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I am getting a bit confused. In the definition of $C^1$ manifold in Renardy and Rogers, they say that $\partial\Omega$ is of class $C^1$ if every point on $\partial\Omega$ has a neighbourhood within which $\partial\Omega$ can be represented as a graph of a $C^1$ function.

There is no transformation of the coordinate system in this definiton. BUT when they define Lipschitz domain, there is an affine transformation involved of the form $\tilde X = AX + C$ where $A$ is a matrix and $C$ is a vector.

The transformation messes things up for me (because it is present in the surface integral of functions on $\partial\Omega$) and I'd prefer not to use it.

Am I right that the transformation is not needed when we have $C^1$ domain, and is only needed when all we know of the domain is that it is Lipschitz?

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In a word: Yes. The transformation adds nothing in the $C^1$ case, but is essential in the Lipschitz case. If you take the graph of a Lipschitz function with sufficiently large Lipschitz constant and rotate it 45 degrees, the result is not necessarily the graph of any function. Do the same to a $C^1$ function, and it's still a graph (locally – though you may have to permute coordinates).

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  • $\begingroup$ Thanks. So if I say my domain is $C^1$ then I don't bother using transformations in norms. $\endgroup$ – matt.x Dec 31 '13 at 15:44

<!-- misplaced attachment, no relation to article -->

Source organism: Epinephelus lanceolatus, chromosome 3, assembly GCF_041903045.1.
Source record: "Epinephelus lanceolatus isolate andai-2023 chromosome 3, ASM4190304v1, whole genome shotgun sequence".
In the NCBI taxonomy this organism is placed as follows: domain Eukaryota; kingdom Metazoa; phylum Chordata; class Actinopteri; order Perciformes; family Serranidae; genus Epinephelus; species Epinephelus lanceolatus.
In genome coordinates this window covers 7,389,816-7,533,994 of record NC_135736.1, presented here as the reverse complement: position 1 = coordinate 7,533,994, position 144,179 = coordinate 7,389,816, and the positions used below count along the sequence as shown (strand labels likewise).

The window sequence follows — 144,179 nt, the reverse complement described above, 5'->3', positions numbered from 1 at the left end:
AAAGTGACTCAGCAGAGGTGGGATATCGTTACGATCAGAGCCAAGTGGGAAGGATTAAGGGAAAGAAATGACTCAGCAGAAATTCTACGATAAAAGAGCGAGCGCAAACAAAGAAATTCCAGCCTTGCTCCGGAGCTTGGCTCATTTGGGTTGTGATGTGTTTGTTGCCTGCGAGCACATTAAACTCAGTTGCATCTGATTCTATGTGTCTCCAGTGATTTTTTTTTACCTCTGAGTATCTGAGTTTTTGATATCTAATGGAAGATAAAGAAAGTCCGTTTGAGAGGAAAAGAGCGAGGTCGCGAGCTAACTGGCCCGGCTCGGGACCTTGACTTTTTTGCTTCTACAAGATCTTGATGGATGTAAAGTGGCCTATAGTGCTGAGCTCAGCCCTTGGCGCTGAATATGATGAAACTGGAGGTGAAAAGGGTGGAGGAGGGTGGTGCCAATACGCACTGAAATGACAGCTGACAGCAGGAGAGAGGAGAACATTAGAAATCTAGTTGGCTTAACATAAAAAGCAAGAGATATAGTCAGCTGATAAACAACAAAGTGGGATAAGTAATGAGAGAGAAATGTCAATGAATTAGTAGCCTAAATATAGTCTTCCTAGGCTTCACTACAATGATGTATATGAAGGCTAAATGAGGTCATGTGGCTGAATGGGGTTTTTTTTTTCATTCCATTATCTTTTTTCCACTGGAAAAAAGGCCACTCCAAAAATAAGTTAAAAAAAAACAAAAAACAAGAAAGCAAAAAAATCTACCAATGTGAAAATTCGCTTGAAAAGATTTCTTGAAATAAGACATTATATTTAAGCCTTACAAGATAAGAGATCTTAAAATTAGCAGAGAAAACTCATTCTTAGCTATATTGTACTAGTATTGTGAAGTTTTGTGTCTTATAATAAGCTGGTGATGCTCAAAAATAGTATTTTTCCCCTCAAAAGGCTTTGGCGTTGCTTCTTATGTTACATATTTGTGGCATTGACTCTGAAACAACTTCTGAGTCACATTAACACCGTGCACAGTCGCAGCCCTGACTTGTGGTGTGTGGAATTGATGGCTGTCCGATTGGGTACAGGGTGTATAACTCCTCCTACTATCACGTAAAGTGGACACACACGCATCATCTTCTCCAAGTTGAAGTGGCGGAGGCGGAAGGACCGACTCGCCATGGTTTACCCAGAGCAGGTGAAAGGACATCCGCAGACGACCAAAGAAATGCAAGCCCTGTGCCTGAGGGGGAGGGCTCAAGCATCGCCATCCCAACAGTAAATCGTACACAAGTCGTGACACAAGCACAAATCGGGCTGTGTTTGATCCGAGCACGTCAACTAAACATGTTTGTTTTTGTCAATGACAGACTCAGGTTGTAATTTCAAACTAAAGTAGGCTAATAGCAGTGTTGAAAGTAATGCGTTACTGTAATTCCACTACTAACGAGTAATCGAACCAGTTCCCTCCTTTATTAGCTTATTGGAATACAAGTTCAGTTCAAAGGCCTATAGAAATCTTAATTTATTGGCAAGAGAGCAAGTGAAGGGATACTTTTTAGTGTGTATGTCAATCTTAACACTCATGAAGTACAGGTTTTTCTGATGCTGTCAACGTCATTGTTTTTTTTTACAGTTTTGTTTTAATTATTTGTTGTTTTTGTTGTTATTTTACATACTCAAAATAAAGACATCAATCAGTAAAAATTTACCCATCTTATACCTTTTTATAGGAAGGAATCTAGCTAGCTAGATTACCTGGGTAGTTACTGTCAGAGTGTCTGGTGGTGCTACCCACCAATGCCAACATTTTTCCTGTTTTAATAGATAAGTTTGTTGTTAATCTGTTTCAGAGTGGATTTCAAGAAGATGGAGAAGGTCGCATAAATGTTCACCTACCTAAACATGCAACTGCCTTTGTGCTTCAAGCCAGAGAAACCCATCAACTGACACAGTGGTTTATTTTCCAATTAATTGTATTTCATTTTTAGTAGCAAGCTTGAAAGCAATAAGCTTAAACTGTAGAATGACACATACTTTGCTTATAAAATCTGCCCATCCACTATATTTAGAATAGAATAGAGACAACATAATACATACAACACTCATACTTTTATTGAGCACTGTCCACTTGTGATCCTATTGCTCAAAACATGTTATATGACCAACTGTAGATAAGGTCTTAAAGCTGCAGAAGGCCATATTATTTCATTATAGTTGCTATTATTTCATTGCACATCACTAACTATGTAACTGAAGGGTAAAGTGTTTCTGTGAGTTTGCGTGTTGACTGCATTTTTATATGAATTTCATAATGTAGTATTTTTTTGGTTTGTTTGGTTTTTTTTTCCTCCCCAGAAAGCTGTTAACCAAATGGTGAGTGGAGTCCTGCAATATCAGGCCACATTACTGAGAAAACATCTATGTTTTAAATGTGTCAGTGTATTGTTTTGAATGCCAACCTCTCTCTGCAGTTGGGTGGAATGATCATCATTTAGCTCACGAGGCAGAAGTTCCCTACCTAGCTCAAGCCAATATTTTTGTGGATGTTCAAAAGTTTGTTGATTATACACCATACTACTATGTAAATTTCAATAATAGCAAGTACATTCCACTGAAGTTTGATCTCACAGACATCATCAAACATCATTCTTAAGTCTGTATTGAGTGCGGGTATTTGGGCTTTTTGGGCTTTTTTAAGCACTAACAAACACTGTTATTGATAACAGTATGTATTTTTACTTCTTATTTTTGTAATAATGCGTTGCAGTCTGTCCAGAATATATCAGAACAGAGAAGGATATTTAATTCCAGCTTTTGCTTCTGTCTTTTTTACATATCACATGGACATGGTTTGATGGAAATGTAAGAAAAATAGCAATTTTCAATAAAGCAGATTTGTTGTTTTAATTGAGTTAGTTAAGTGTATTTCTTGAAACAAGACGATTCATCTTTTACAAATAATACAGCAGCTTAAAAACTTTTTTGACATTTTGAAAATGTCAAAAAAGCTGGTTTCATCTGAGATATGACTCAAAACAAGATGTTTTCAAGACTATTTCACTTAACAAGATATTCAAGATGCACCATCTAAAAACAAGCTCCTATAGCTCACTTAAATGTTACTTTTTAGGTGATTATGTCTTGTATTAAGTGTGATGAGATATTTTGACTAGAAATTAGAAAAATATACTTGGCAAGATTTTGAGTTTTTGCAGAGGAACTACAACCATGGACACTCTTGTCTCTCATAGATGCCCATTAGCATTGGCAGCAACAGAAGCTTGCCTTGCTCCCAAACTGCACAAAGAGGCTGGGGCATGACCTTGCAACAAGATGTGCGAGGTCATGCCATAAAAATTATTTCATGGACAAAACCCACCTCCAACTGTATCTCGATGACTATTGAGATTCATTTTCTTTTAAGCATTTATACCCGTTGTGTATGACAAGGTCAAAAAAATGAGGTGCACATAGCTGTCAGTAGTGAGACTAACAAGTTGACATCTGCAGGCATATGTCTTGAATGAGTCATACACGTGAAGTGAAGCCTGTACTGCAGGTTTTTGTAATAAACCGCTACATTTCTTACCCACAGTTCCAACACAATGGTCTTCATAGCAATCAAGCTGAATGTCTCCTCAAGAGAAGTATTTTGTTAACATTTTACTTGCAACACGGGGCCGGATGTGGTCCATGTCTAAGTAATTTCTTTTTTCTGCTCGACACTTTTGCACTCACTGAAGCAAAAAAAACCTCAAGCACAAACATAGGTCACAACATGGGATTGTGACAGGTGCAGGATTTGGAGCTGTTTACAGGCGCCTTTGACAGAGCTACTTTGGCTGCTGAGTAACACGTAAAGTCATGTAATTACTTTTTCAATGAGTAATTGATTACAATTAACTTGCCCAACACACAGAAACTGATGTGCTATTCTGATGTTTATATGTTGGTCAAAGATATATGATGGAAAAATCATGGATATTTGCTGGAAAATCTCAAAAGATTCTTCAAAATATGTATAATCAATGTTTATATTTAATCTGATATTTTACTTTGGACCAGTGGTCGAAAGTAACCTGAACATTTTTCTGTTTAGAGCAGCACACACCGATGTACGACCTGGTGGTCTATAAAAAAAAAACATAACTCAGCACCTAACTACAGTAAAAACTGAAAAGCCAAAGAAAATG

• $\begingroup$ @HaraldHanche-Olsen, any chance you can expand on your second sentence? $\endgroup$ – soup Jan 10 '14 at 17:12
  • $\begingroup$ @soup I am not sure what you are referring to. But if it's about rotatin a Lipshitz function, just take a sawtoothy function with sufficiently steep sides of the teeth. Rotate it 45 degrees, and you no longer have a graph of a function. You can ensure it has enough small teeth everywhere so that the rotated graph is not a graph in any open set, if you so desire. (But that takes a bit more work than I am ready to invest at this moment.) $\endgroup$ – Harald Hanche-Olsen Jan 10 '14 at 19:29
  • $\begingroup$ Thanks @HaraldHanche-Olsen for explaining. One last question: the reason that the transformation of coordinates is not needed for $C^1$ domains is because by definition, there is a $C^1$ diffeomorphism between the boundary (locally) and open balls. The diffeomorphism "takes care" of it, so to speak. Is that right? $\endgroup$ – soup Jan 11 '14 at 16:23
  • $\begingroup$ @soup More than that, even: Say the boundary $B$ is a $C^1$ hypersurface in $\matbb{R}^n$. Then at any point, the projection on $\mathbb{R}^{n-1}$ obtained by dropping one of the coordinates of $\mathbb{R}^n$ and keeping the rest, is a local diffeomorphism of $B$. (Which coordinate you can drop, will in general vary, of course.) $\endgroup$ – Harald Hanche-Olsen Jan 11 '14 at 16:46

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